Krebs on Security booted off Akamai network after DDoS attack proves pricey
lear at cisco.com
Wed Sep 28 07:33:07 UTC 2016
It's not just consumers that need to understand this. Manufacturers of
Things are right now on a steep learning curve. Consider that
thermostat, for just a moment. In The Gold Old Days, before it had a
network interface, the manufacturer cared about a handful of things like
at what temperature to turn the heat or A/C on maybe with some
adjustments for time of day or day or week. And that was it. That is
their domain of expertise. Not security.
Now the Internet looks like a new shiny object that promises to provide
some cool new world capabilities, like letting people adjust the temp
while they're away, or using weather forecasts to manage hysteresis
effects. And so, the manufacturer initially thinks, we'll add an
interface to the product, and a little bit of code, and we're done. Now
the manufacturer has stepped outside their domain of expertise, and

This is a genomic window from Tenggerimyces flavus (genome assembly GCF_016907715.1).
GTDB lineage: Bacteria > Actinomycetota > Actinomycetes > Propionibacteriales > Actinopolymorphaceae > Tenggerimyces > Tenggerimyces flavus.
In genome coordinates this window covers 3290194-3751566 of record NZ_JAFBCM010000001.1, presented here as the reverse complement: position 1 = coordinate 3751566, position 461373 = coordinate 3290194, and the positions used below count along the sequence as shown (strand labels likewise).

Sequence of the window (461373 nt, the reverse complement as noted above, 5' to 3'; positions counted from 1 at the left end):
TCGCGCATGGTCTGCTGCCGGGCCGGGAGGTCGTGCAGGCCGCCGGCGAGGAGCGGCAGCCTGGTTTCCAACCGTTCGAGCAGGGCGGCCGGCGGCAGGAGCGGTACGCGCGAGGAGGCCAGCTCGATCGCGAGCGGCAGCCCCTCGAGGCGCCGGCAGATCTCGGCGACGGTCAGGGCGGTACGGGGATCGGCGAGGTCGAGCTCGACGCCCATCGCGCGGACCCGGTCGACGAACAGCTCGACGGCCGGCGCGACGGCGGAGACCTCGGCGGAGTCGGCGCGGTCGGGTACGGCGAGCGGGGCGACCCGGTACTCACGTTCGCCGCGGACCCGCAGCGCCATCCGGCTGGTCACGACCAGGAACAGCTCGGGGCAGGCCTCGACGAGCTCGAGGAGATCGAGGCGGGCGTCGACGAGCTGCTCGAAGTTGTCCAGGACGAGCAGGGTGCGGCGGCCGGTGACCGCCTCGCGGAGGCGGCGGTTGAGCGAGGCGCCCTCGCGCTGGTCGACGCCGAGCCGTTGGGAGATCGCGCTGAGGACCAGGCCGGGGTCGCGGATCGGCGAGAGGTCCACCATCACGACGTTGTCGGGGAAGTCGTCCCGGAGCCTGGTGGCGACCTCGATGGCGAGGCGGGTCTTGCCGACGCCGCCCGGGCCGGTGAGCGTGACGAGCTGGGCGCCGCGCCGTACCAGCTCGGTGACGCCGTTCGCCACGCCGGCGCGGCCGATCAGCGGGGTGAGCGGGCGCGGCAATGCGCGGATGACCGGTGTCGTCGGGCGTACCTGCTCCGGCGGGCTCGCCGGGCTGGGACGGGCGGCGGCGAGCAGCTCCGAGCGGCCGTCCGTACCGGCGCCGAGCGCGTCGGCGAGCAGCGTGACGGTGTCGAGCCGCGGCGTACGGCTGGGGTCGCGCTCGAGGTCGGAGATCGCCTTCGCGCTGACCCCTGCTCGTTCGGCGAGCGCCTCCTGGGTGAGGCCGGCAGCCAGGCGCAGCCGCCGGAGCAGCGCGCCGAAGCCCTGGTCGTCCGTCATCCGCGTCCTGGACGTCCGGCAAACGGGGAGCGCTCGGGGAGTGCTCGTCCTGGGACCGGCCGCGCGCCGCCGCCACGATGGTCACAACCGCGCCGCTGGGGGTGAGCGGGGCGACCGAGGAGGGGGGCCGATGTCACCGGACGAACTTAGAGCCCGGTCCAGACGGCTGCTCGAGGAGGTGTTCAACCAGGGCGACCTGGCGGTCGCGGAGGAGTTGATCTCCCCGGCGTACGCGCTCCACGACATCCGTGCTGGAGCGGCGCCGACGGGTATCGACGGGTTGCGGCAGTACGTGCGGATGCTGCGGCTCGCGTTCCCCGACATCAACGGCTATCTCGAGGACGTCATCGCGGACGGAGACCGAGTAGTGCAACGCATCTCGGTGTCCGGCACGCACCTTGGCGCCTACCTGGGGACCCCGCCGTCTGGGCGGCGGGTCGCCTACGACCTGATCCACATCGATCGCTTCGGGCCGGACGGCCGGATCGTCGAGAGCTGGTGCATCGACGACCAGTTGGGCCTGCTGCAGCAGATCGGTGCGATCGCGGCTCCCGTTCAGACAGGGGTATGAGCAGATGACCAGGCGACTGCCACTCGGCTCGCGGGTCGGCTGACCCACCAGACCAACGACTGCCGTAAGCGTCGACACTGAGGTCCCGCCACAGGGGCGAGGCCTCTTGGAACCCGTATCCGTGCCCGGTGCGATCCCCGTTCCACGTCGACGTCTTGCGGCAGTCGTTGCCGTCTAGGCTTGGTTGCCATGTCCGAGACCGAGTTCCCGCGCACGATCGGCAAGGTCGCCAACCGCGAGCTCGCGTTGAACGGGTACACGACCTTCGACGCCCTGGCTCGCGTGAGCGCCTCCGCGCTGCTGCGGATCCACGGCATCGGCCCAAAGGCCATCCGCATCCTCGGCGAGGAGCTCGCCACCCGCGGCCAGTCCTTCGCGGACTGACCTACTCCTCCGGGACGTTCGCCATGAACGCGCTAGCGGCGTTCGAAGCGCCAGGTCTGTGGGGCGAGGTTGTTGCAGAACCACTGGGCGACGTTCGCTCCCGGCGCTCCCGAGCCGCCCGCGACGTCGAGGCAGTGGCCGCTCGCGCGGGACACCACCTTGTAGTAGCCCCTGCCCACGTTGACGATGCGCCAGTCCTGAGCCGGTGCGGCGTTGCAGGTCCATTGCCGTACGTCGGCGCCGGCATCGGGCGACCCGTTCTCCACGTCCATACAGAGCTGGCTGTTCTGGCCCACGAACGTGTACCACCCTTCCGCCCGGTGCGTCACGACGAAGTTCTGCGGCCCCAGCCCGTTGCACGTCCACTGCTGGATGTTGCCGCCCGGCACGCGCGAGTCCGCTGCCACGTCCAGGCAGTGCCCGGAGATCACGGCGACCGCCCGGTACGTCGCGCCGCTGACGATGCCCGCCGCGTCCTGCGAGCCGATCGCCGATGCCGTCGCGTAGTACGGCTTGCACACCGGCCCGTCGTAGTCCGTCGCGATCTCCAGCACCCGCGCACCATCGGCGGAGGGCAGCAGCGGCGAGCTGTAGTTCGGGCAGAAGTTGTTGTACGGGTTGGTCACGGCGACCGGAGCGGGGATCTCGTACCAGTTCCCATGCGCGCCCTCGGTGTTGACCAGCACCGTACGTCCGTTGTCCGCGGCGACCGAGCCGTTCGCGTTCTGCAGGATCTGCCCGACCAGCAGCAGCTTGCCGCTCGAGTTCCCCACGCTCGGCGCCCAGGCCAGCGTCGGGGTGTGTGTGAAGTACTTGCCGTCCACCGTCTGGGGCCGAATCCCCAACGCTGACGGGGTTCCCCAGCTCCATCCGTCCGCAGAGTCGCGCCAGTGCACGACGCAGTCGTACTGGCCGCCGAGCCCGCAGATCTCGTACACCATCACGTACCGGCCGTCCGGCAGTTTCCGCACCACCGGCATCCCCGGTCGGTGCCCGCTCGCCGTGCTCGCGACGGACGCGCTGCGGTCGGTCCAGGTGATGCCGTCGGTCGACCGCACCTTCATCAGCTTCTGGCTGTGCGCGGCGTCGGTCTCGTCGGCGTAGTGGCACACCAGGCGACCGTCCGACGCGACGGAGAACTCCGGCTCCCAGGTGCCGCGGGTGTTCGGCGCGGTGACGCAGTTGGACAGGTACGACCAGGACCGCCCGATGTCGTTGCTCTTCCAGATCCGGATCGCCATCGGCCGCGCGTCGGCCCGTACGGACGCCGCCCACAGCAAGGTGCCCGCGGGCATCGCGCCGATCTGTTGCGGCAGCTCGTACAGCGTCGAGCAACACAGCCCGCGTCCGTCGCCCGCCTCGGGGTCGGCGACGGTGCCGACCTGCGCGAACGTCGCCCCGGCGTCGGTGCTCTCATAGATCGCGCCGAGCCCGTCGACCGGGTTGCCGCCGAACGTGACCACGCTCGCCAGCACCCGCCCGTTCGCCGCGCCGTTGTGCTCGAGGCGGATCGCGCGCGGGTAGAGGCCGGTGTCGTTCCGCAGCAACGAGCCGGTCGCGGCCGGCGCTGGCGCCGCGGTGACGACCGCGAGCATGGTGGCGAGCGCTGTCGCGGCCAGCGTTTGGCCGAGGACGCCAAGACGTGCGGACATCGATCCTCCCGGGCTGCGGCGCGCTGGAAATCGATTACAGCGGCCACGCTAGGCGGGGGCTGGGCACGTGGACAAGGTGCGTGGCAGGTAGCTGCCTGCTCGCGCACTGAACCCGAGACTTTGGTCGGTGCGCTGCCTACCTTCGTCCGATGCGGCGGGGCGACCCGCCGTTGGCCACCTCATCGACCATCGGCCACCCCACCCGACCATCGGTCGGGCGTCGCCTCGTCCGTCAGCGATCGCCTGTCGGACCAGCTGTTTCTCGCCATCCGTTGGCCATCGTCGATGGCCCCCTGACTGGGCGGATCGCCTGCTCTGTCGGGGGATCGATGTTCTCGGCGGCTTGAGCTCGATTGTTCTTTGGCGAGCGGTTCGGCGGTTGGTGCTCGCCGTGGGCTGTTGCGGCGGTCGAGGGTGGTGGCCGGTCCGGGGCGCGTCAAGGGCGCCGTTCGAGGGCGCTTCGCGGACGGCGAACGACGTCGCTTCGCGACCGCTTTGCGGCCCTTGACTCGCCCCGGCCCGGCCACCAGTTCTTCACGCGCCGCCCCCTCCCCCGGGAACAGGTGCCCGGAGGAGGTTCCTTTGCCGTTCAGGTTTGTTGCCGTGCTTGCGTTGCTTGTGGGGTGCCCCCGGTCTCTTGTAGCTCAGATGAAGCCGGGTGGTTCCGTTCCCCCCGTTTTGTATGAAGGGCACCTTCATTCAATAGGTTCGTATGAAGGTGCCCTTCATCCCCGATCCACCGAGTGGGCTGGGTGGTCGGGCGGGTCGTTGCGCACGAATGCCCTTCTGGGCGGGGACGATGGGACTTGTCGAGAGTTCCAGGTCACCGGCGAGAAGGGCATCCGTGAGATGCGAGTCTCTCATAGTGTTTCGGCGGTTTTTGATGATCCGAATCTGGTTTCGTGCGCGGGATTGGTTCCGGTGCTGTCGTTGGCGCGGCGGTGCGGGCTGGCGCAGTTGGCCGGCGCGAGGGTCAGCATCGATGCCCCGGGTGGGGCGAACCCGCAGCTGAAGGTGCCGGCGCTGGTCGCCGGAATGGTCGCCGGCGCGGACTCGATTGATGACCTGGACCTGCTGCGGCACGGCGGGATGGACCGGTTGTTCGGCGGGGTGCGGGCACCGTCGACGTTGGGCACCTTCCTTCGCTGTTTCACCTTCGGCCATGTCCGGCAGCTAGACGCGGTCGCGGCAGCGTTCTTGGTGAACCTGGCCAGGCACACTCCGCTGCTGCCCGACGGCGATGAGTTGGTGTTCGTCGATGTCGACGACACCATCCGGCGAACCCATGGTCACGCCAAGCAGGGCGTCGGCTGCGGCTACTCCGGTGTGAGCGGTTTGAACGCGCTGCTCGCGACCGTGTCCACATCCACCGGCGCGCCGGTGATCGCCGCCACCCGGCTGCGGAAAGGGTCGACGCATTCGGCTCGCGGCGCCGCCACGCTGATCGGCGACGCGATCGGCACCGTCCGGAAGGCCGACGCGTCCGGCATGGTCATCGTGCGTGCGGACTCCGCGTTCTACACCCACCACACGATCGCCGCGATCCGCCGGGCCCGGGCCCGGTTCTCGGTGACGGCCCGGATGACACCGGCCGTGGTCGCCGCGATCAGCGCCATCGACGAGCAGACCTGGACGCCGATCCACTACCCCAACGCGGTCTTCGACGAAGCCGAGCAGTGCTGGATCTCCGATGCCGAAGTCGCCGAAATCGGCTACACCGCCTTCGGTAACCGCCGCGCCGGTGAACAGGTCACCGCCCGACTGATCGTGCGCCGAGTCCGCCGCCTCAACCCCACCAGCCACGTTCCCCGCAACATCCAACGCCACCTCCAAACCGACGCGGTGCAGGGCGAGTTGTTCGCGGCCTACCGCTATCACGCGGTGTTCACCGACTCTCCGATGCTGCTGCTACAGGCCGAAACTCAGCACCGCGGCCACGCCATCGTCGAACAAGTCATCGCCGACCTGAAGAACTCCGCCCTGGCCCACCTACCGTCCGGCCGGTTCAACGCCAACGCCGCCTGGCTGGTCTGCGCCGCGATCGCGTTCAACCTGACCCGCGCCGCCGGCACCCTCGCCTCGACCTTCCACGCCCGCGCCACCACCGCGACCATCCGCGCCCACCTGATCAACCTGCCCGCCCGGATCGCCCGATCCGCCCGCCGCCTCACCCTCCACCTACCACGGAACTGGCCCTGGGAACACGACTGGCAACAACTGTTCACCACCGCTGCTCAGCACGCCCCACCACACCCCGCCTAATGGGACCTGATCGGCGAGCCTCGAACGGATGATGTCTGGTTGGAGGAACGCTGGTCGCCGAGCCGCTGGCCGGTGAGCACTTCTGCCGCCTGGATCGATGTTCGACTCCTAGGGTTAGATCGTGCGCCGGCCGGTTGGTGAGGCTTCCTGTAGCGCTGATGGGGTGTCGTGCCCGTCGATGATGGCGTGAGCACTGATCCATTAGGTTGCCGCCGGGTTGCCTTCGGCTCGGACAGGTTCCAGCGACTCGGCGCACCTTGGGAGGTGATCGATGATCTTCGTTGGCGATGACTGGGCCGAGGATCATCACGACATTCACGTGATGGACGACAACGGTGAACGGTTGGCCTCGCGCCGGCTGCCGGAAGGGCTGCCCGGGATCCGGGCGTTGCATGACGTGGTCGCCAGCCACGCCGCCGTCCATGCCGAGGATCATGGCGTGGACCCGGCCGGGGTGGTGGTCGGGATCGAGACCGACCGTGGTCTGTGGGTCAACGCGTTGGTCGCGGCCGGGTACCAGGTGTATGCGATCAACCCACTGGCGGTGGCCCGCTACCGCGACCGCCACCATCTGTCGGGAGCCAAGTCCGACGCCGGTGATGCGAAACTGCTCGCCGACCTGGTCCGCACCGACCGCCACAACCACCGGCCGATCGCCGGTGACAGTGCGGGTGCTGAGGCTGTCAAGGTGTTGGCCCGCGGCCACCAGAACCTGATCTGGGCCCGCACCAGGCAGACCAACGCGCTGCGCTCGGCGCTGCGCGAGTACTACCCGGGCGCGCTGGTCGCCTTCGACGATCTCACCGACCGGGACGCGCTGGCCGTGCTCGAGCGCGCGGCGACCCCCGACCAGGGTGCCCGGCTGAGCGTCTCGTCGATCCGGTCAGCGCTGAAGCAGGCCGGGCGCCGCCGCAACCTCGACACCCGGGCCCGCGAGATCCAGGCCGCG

doesn't have a full understanding of the risks that need to be
addressed. We as experts in this domain can help by informing
manufacturers of those risks.
On 9/27/16 6:05 PM, Patrick W. Gilmore wrote:
> On Sep 27, 2016, at 11:49 AM, Roland Dobbins <rdobbins at arbor.net> wrote:
>> On 27 Sep 2016, at 22:37, Patrick W. Gilmore wrote:
>>> All the more reason to educate people TODAY on why having vulnerable devices is a Very Bad Idea.
>> Yes, but how do they determine that a given device is vulnerable?
> Easy: Can you ping it? It’s vulnerable.
> Hey, I said we would have to educate them. I did not say how that would happen.
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